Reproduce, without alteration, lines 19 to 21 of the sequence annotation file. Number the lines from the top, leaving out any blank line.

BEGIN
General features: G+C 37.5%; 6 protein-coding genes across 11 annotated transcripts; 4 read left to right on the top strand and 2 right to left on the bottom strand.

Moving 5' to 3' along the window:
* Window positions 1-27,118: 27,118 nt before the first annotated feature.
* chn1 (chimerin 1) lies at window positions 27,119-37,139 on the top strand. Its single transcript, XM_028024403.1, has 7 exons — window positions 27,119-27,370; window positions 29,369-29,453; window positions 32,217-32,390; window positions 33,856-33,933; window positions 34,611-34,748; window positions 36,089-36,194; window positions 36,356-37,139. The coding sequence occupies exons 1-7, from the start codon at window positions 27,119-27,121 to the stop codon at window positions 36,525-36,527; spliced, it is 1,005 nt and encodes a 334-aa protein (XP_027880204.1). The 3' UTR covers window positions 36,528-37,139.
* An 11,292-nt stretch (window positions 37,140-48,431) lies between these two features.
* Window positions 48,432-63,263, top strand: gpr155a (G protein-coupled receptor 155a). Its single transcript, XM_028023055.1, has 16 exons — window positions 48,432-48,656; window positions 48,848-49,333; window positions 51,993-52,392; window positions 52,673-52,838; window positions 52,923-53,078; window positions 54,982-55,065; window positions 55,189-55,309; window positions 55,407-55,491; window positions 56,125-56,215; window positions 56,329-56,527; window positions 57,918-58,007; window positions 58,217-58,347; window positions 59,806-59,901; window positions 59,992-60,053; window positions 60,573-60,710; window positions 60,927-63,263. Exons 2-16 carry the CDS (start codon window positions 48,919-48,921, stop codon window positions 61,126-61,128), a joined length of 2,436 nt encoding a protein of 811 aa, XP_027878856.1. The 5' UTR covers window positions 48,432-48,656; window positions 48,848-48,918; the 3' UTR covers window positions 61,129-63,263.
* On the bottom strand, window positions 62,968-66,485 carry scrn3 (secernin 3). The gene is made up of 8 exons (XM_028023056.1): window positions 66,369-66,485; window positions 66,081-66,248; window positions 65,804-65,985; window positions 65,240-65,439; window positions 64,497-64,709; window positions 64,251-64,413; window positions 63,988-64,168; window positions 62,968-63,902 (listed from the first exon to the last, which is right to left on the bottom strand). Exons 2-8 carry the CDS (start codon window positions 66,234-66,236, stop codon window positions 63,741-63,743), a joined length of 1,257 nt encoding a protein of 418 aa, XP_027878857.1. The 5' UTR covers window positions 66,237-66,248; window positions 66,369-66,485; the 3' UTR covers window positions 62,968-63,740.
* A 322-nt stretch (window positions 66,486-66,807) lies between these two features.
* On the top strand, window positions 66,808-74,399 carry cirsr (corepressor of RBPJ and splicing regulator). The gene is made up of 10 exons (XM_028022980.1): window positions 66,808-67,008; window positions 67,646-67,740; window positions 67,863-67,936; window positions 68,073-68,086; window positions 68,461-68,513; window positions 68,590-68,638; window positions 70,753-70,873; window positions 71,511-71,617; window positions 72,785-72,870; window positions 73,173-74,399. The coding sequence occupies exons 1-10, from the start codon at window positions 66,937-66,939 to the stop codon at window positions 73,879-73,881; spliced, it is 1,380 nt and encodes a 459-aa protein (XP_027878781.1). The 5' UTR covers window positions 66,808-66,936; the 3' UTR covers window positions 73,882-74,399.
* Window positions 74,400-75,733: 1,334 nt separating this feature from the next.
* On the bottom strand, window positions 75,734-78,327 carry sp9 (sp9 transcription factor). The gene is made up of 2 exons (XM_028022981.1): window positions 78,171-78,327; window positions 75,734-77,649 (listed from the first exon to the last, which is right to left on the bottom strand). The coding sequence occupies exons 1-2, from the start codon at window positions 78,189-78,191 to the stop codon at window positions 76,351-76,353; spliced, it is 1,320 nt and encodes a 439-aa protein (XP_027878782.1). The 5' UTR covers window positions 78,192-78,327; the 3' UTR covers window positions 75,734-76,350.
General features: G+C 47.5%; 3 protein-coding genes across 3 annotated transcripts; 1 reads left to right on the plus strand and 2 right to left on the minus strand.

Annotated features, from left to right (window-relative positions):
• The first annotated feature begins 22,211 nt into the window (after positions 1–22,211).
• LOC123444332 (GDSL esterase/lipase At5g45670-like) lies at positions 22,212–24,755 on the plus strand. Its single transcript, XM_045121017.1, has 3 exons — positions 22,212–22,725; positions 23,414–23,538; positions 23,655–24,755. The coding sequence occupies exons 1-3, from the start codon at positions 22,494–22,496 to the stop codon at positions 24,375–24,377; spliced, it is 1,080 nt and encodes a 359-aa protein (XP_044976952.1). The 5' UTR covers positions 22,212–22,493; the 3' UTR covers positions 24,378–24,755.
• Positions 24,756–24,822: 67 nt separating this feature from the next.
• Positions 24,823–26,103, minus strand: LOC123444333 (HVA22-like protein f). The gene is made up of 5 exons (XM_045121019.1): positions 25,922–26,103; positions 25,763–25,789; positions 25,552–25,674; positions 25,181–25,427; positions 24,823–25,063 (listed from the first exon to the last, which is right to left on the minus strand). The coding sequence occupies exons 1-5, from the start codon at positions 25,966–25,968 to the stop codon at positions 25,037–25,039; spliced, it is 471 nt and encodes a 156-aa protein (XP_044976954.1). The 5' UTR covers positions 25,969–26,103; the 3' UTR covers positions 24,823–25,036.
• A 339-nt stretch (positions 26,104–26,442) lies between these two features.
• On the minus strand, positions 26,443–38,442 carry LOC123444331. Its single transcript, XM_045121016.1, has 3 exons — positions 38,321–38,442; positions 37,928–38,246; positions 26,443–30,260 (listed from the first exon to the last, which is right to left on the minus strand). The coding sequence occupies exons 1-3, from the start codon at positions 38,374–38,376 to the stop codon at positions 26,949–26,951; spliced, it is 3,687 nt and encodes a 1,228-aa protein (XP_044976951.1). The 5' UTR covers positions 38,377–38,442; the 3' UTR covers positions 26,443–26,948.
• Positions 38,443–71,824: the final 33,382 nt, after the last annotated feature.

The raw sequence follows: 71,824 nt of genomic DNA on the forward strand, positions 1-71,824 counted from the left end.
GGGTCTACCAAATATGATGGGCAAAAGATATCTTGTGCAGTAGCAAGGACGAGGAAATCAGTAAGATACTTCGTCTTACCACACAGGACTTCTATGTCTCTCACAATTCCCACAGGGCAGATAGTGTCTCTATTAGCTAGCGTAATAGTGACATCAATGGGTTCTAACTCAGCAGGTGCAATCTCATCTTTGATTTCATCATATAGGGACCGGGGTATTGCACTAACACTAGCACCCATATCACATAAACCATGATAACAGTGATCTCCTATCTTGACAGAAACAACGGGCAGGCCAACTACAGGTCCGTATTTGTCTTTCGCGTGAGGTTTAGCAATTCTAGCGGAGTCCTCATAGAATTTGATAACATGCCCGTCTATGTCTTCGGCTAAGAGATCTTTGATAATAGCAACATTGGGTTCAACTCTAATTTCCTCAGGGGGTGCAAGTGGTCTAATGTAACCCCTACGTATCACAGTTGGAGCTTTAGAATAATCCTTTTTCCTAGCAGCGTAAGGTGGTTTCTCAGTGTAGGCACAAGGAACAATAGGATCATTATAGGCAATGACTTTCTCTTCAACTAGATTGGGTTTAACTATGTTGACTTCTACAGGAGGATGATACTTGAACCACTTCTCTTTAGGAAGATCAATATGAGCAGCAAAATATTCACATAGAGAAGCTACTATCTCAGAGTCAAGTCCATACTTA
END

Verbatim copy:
• On the minus strand, positions 26,443–38,442 carry LOC123444331. Its single transcript, XM_045121016.1, has 3 exons — positions 38,321–38,442; positions 37,928–38,246; positions 26,443–30,260 (listed from the first exon to the last, which is right to left on the minus strand). The coding sequence occupies exons 1-3, from the start codon at positions 38,374–38,376 to the stop codon at positions 26,949–26,951; spliced, it is 3,687 nt and encodes a 1,228-aa protein (XP_044976951.1). The 5' UTR covers positions 38,377–38,442; the 3' UTR covers positions 26,443–26,948.
• Positions 38,443–71,824: the final 33,382 nt, after the last annotated feature.

The raw sequence follows: 71,824 nt of genomic DNA on the forward strand, positions 1-71,824 counted from the left end.